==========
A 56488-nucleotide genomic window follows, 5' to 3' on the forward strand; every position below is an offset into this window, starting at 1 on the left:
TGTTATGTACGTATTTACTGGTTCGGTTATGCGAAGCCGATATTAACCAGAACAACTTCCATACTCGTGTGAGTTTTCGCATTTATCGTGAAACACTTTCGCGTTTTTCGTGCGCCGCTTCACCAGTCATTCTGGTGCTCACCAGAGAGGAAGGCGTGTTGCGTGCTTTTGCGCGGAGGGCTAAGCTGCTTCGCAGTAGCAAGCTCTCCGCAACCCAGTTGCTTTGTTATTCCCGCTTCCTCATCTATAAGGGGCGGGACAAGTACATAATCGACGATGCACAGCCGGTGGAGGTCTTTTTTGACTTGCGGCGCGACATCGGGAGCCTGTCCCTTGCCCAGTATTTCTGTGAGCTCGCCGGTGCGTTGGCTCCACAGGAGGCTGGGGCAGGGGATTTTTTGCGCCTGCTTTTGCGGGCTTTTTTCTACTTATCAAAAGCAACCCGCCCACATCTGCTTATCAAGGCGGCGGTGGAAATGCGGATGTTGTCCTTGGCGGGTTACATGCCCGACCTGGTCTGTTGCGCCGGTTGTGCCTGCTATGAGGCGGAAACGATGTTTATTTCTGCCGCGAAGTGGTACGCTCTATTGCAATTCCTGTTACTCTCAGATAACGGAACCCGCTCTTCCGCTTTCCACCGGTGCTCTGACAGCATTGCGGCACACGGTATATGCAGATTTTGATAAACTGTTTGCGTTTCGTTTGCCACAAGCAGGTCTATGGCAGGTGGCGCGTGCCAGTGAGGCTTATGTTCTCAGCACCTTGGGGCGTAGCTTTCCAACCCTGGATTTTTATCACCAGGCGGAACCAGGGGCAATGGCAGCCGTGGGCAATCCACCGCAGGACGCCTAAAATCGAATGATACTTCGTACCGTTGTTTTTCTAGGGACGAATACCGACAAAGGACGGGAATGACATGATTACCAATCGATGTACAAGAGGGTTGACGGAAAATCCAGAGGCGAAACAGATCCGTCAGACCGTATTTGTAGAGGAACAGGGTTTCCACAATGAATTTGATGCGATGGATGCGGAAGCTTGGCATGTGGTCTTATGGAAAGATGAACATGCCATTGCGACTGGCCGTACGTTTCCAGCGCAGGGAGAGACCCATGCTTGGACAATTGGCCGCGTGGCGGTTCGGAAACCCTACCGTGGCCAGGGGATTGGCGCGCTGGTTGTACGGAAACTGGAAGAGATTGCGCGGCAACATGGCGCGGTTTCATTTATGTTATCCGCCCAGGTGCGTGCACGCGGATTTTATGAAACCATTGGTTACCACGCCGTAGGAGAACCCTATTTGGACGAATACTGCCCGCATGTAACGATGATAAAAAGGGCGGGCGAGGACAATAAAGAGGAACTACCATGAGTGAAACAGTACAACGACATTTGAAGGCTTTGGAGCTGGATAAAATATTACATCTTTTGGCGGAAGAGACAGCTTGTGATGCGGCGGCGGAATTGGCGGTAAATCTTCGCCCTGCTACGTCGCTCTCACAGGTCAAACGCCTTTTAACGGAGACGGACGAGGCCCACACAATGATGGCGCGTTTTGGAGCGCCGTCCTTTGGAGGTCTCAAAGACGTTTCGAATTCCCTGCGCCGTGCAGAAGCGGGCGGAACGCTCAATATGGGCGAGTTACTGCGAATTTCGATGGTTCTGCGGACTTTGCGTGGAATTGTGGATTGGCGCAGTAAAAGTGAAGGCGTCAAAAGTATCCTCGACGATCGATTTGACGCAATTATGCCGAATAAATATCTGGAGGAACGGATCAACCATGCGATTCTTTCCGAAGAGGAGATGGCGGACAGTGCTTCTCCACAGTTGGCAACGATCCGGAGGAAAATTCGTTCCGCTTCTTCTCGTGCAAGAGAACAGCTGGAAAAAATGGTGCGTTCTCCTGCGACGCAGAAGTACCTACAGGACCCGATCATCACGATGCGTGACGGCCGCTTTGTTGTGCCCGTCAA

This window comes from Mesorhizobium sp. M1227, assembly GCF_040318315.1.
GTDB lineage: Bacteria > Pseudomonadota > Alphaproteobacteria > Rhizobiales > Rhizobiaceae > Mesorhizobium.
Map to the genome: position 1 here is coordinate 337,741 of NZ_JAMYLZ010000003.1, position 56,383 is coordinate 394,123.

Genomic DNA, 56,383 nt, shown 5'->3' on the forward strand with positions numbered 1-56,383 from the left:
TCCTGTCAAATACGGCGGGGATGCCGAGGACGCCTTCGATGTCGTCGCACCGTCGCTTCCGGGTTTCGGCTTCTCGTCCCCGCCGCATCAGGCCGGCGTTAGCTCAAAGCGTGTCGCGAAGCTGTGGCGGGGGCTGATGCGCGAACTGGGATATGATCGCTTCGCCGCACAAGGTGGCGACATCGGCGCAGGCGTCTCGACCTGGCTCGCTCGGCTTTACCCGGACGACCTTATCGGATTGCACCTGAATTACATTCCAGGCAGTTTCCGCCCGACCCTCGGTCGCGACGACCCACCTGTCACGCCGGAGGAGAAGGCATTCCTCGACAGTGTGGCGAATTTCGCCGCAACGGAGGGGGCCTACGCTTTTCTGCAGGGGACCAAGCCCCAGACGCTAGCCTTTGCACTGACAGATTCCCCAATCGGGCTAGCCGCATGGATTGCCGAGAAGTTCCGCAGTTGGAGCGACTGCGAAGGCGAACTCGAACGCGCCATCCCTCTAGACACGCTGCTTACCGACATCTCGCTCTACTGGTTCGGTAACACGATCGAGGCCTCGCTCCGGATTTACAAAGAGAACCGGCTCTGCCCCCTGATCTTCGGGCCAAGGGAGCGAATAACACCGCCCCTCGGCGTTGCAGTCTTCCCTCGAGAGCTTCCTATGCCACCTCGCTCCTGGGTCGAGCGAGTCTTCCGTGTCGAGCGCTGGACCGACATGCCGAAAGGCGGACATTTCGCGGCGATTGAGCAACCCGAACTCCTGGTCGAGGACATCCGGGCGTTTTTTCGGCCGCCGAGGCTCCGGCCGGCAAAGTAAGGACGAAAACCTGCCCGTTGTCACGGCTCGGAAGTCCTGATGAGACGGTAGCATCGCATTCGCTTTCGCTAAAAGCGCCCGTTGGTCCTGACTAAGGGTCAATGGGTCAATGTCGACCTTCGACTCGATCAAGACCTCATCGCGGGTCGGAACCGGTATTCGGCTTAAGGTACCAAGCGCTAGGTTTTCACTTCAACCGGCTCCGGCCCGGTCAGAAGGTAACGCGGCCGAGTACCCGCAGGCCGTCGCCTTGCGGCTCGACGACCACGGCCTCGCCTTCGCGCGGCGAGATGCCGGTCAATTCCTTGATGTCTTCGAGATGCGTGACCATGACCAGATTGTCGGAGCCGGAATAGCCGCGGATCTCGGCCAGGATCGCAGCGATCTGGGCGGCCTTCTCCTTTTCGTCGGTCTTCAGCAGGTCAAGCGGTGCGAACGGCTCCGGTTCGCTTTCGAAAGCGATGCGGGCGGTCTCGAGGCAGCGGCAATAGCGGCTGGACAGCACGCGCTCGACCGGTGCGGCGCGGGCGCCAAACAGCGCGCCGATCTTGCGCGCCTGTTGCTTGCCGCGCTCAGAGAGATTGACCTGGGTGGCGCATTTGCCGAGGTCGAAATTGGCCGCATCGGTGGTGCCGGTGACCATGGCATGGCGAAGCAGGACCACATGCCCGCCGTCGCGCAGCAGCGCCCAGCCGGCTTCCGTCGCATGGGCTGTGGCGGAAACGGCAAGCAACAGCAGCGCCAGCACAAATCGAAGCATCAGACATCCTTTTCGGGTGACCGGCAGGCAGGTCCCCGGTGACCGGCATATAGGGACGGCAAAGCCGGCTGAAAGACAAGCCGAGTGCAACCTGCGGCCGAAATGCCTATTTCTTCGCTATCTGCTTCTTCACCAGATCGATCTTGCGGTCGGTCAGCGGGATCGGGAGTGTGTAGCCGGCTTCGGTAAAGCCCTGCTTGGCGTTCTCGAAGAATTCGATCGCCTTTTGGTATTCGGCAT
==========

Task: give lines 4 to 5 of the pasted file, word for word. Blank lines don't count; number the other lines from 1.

GTDB lineage: Bacteria > Pseudomonadota > Alphaproteobacteria > Rhizobiales > Rhizobiaceae > Mesorhizobium.
Map to the genome: position 1 here is coordinate 337,741 of NZ_JAMYLZ010000003.1, position 56,383 is coordinate 394,123.